With $2.46 TRILLION to be spent on oil, gas, and water projects, what will the future Middle East look like?

Published January 28th, 2014 - 03:55 GMT
 More than $1.1 trillion worth of contracts have been awarded in the GCC alone over the past 10 years according to reportsnreports.com.
More than $1.1 trillion worth of contracts have been awarded in the GCC alone over the past 10 years according to reportsnreports.com.

With the Gulf oil exporters – especially Saudi Arabia, the UAE, Kuwait, Qatar, Oman, and Bahrain, which form the Gulf Cooperation Council (GCC) – ramping up public social and investment spending, the value of projects that are planned or under way is nearing $2.46 trillion, as per the business-intelligence publication Meed estimates. This certainly represents one of the most investment-heavy hydrocarbons markets in the world. Just as enticing for contractors, suppliers and consultants alike is the wide diversity of projects and markets. Whether it’s Morocco’s offshore potential, the rebuilding of Libya’s oil and gas fields, the massive ramp-up in crude production in Iraq, or implementation of the world’s largest refinery programme in Kuwait, there are opportunities for everyone in this $50 billion-a-year market, with each country offering very different challenges and projects. More than $1.1 trillion worth of contracts have been awarded in the GCC alone over the past 10 years according to reportsnreports.com. In 2012, about $110 billion worth of deals were left, and 2013 is expected to do better with around $130 billion worth of contracts awarded based on the performance of the first six months of the year. Saudi Arabia is the leader in terms of future projects with a pipeline of more than $477 billion followed by the UAE and Qatar with $178 billion and $122 billion respectively.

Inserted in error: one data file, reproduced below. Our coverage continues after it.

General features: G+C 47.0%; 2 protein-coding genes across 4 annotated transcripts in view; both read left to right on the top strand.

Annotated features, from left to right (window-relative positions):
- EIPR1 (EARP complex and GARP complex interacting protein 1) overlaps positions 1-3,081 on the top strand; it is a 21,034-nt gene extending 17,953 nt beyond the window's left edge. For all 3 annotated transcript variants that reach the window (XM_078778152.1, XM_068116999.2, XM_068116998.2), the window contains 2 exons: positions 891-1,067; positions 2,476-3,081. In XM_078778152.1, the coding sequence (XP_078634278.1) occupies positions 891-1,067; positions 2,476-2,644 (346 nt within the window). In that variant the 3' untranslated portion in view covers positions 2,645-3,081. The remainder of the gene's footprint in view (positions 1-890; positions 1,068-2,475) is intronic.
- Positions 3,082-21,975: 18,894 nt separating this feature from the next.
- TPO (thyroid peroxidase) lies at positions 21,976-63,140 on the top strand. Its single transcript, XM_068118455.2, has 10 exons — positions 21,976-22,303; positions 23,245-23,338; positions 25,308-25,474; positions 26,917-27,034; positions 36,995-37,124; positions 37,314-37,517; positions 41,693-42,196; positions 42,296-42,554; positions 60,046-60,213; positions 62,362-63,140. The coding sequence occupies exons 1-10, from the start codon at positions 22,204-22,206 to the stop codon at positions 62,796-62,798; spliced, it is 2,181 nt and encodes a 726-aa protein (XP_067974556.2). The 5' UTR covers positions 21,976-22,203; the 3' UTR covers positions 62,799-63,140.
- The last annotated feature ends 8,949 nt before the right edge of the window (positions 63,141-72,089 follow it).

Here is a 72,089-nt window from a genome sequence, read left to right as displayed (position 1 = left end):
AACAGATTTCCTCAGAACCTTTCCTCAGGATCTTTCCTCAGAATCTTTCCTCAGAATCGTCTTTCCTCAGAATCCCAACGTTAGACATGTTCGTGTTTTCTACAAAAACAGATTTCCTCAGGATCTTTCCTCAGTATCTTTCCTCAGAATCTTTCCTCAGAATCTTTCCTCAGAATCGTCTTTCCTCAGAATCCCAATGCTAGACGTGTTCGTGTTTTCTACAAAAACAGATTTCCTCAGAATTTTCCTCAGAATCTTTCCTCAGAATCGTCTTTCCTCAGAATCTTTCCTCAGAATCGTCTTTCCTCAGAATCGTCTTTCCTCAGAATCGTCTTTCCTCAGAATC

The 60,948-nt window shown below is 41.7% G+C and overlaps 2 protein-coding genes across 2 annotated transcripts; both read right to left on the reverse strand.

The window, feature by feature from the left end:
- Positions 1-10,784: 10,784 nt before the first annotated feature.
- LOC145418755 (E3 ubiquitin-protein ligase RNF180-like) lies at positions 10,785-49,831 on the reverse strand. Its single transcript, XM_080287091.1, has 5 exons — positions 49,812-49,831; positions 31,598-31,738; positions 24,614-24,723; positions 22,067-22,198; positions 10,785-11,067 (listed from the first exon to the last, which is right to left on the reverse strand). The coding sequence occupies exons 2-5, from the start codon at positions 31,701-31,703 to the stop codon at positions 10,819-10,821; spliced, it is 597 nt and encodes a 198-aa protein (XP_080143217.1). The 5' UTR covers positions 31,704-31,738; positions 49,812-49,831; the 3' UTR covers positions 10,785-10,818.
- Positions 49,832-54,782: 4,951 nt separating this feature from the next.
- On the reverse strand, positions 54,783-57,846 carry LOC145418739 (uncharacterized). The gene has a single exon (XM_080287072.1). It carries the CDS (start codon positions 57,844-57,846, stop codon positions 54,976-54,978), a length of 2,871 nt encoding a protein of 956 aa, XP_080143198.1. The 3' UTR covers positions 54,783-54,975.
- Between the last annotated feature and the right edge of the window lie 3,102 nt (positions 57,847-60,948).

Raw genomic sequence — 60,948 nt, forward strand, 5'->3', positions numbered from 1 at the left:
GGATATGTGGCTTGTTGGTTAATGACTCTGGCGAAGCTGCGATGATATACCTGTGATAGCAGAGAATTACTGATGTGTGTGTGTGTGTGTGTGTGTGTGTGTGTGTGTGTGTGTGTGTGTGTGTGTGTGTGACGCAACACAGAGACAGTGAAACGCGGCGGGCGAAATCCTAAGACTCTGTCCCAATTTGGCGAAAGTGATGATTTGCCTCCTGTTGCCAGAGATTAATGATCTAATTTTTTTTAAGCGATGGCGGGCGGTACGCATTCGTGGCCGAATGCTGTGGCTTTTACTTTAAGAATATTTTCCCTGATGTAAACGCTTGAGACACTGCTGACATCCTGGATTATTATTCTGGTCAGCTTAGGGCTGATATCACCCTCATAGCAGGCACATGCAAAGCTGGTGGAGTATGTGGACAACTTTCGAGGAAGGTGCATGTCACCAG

The largest sector is construction, with 36 per cent of all contract awards in the last six years followed by oil and gas and then construction and power. In the wider Middle East and North African (Mena) region outside the GCC some $444 billion worth of contracts have been awarded since 2006. The largest market has been Iran, with $86 billion worth of the deals, followed by Iraq with $74 billion. The latter is also the largest projects market going forward, with $203 billion worth of planned and un-awarded projects driven mainly by oil and gas investment. $283BN